Samuel G. Freedman, Professor of Journalism at Columbia University, in his book Letters to a Young Journalist. (It is absolutely worth a read.)
Related: Maria Popova’s recent review of The Spirituality of Imperfection: Storytelling and the Search for Meaning. Though it’s not quite about journalism, it is very much about storytelling, curiosity, and the discovery of humanity, which are fundamental to journalism.
The book, which passes the skepticism radar even of someone as non-religious as myself, is really about cultivating our capacity for uncertainty, for mystery, for having the right questions rather than the right answers.
FJP: I often wonder about what spirituality and journalism might have in common, one answer to which is that they allow us to foster a similar sort of emotional fortitude.
Popova exercepts the book:
Spirituality is discovered in that space between paradox’s extremes, for there we confront our helplessness and powerlessness, our woundedness. In seeking to understand our limitations, we seek not only an easing of our pain but an understanding of what it means to hurt and what it means to be healed. Spirituality begins with the acceptance that our fractured being, our imperfection, simply is: There is no one to ‘blame’ for our errors — neither ourselves nor anyone nor anything else. Spirituality helps us first to see, and then to understand, and eventually to accept the imperfection that lies at the very core of our human be-ing.
To the cynic, that might sound a bit self-helpish but now see this, another favorite excerpt from Freedman:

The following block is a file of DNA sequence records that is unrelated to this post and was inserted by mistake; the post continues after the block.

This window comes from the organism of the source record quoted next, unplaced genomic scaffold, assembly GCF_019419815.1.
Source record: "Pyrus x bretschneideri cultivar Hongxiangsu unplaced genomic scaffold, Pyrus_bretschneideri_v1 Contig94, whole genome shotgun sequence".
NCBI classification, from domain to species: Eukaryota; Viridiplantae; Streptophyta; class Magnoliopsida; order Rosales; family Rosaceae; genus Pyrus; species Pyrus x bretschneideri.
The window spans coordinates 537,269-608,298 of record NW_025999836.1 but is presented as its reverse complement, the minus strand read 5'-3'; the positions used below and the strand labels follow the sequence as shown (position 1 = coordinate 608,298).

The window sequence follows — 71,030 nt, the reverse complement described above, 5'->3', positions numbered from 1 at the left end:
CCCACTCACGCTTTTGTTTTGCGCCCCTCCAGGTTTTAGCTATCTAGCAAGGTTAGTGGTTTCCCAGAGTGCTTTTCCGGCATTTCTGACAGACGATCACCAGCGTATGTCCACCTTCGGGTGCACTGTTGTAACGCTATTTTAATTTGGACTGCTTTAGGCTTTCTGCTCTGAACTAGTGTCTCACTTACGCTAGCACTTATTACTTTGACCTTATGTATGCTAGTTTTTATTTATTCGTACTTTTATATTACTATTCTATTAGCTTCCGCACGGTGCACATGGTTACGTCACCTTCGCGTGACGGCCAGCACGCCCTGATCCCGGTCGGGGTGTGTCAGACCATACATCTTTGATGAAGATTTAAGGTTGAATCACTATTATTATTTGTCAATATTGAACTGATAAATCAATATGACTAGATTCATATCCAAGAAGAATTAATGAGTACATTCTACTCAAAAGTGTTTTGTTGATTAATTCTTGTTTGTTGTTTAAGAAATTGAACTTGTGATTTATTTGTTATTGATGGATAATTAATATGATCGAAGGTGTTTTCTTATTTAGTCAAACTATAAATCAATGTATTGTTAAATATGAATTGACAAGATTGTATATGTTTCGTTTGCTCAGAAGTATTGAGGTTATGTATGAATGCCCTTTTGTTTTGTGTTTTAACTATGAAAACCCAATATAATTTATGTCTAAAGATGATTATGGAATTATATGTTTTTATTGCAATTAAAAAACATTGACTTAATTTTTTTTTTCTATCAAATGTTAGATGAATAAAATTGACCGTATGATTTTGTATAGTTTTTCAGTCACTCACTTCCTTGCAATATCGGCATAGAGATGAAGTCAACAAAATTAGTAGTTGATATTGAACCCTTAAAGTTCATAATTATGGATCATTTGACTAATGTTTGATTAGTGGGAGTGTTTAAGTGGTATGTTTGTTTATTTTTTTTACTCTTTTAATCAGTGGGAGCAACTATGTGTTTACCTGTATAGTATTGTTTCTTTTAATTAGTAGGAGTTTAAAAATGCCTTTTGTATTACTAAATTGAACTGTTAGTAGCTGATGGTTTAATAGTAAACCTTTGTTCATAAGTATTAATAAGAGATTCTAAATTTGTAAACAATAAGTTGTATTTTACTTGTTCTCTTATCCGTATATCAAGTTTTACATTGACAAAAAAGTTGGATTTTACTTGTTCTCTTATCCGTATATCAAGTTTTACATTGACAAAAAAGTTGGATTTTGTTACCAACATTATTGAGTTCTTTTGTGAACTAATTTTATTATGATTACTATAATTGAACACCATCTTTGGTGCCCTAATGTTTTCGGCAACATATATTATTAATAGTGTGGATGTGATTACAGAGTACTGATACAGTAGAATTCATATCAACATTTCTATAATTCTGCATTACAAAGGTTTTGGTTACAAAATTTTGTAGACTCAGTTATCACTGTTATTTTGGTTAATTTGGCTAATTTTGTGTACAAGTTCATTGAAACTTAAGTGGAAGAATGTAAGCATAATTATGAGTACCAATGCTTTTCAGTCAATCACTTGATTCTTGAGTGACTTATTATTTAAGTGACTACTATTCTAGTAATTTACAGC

To be witness, observer, and storyteller, and to develop and refine the skills of each, is to accept the burden of independent thought. It is to reject the easy comforts of our conventional wisdom or popular dogma. It is to welcome the dissonance of human events and render that dissonance with coherence and style. All of these exercises stretch the brain and all of them elevate the spirit.
I relate the two thoughts because I think welcoming the dissonance of human events requires us to welcome a fractured self first, which might helps us to ask “spiritual questions.” Popova offers another excerpt:
Listening to stories and telling them helped our ancestors to live humanly — to be human. But somewhere along the way our ability to tell (and to listen to) stories was lost. As life speeded up, as the possibility of both communication and annihilation became ever more instantaneous, people came to have less tolerance for that which comes only over time. The demand for perfection and the craving for ever more control over a world that paradoxically seemed ever more out of control eventually bred impatience with story. As time went by, the art of storytelling fell by the wayside, and those who went before us gradually lost part of what had been the human heritage— the ability to ask the most basic questions, the spiritual questions.
That’s a little Monday morning food for thought, and an insight into what’s drawn me to journalism—a space it seems, that allows for a very continuous, multihued deepening of one’s humanity. —Jihii
Bonus: If you didn’t check out our #whyJournalism survey results from a while back, you can do so here.